Fact and Fiction in Documentaries

Documentary films exist to expose viewers to places, people and situations they might not otherwise be able to experience. But should they be taken with a grain of salt? The truth is, while documentary films claim to document reality, there is no guarantee that the 'reality' they show is not biased or skewed in some way. After all, these films are created by humans with specific biases and points of view. Learning to distinguish between fact and fiction in documentaries can help you have a more open-minded viewing experience when watching these films.

The following items highlight a few of the tricks documentary directors use to make their films more compelling, whether that director is documenting the food industry or politics.


A clip of an interview in a documentary might be completely real, but snippets can often be taken out of context. Statements that seem to mean one thing on their own can easily mean something completely different in the context of a full, nuanced conversation.

Small sample sizes

The documentary Super Size Me (2004) attempts to make a statement about fast food when the filmmaker goes on a diet of only McDonald's food and documents his declining health over a month. While thought-provoking, the film only shows the experience of one person; hundreds or thousands of other examples would be needed to provide valid scientific data. This technique is frequently used in nutrition and food-related films.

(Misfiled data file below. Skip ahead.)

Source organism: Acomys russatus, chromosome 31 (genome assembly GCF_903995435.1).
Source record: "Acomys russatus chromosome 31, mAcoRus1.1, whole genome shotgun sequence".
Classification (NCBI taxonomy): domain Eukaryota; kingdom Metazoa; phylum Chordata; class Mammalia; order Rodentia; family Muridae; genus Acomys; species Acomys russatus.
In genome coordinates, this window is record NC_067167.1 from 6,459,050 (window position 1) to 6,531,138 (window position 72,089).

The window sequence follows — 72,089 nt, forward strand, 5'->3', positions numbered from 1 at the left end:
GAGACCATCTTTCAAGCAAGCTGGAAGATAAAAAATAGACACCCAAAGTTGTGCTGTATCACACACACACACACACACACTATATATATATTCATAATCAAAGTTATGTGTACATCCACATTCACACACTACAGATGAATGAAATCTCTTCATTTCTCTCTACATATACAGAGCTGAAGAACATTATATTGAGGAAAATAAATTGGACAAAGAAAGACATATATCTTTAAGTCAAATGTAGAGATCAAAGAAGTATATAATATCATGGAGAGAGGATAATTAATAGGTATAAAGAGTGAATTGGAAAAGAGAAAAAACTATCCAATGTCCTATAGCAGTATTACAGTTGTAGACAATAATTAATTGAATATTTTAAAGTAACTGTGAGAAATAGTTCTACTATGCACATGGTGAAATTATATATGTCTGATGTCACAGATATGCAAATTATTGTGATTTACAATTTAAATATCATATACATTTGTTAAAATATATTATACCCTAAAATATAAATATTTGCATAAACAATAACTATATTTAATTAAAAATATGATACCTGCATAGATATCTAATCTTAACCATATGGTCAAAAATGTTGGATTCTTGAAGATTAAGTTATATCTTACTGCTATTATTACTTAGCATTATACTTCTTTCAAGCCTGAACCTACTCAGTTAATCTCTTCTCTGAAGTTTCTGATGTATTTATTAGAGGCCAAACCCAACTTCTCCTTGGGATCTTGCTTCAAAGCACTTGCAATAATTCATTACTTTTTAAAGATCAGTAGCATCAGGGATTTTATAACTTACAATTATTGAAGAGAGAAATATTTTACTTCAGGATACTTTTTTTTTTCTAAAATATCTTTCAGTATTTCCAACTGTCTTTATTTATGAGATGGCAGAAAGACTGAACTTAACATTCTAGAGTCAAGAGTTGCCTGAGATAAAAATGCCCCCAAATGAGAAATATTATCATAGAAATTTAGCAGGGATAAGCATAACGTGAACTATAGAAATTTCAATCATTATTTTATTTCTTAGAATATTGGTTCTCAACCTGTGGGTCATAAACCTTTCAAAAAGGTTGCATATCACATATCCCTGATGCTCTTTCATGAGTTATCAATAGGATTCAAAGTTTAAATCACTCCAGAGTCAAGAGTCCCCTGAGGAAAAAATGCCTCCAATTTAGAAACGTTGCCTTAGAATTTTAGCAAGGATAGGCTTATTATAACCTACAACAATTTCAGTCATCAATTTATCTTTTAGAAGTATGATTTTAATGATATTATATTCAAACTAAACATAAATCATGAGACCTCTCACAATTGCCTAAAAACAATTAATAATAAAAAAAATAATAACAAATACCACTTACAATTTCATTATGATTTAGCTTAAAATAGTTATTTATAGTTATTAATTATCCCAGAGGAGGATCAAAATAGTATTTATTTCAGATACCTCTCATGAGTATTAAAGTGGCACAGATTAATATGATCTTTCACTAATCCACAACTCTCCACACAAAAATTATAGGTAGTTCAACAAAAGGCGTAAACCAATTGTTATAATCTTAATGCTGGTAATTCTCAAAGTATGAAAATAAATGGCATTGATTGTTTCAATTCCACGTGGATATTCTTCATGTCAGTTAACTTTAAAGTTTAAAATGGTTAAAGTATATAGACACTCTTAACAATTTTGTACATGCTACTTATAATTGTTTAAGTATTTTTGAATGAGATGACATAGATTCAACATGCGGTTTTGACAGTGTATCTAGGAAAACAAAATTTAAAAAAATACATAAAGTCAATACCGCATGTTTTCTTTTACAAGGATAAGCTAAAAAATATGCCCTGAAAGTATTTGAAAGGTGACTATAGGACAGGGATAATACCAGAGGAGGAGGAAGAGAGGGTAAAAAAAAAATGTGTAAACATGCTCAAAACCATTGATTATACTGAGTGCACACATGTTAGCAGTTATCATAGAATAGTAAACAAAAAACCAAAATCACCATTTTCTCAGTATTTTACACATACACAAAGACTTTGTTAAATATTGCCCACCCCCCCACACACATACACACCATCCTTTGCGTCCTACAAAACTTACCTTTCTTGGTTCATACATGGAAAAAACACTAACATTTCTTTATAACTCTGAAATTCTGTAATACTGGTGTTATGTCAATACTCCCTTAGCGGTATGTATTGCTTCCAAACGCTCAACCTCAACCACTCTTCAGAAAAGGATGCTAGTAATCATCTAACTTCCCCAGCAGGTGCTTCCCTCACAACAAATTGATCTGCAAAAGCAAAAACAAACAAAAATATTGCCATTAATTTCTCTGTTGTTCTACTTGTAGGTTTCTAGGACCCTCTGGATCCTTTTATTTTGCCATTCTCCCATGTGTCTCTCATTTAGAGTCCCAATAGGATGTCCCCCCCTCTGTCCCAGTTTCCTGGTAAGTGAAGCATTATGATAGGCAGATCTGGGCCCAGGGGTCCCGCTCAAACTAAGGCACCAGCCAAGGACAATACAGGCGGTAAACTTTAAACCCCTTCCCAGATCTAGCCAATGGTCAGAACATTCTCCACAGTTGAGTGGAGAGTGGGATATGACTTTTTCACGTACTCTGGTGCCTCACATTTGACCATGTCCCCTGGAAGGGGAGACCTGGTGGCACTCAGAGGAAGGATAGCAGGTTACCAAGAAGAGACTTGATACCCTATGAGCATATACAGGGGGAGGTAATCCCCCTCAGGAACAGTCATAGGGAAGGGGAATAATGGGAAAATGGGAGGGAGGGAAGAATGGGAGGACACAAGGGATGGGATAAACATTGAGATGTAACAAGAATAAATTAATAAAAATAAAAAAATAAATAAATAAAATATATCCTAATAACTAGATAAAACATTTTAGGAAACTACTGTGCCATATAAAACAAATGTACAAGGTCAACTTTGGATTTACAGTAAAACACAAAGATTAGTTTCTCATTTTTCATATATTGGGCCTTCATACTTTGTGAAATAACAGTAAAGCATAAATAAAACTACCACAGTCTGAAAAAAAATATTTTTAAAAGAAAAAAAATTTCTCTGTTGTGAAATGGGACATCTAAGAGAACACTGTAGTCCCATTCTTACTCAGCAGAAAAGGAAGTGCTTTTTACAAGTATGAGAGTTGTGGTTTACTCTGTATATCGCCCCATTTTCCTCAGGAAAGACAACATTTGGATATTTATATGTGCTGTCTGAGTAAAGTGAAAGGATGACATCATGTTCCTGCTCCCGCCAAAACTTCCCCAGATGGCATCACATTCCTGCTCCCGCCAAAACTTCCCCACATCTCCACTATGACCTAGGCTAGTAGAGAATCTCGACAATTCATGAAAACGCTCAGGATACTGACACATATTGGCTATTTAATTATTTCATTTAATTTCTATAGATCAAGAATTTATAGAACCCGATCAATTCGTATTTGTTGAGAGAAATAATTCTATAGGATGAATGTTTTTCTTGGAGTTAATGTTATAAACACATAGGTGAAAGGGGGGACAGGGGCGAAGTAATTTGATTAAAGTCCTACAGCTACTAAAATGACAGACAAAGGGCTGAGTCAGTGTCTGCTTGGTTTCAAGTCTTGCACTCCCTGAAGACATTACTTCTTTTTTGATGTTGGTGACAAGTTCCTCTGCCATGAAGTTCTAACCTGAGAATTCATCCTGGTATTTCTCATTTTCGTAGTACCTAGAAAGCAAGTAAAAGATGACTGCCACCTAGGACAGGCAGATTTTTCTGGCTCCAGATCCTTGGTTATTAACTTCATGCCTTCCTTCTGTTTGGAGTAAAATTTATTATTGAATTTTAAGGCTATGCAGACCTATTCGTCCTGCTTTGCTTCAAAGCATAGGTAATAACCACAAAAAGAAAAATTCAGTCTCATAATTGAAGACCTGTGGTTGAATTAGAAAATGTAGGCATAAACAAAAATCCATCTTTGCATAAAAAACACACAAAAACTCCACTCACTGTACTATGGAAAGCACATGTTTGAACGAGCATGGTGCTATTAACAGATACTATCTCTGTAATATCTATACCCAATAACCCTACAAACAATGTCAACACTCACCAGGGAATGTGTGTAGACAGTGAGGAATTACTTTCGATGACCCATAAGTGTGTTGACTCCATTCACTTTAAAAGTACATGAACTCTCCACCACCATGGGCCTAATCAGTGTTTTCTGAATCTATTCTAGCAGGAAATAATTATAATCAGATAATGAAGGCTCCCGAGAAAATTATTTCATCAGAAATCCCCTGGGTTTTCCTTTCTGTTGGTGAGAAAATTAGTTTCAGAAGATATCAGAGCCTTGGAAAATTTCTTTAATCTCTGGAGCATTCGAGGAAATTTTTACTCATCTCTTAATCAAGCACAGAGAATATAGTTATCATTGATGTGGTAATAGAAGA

Manipulating nature

You might be watching actual footage of nature, but there's no saying how much the scene was altered before the cameras got turned on. Nature documentary filmmaker Chris Palmer has stated in interviews that common tricks include inserting trained animals into wild location scenes, as well as moving wild animals around to get the best shot.

Emotional appeal

As Mad Men's Don Draper could tell you, appealing to emotion is one of the oldest advertising tricks in the book. When a documentary wants to promote an agenda, it is likely to bombard the viewer with emotional images and language. This manipulation can be as simple as the choice of music playing behind a certain scene.

Telling fact from fiction

Not every documentary film uses fakery and tricks to keep your interest, and even ones that do can be worth a watch. If you want to tell fact from fiction in documentaries, simply watch with an open mind and keep an eye out for the common tricks filmmakers use. Try to figure out what the underlying message of the film is, and, of course, take it with a grain of salt.

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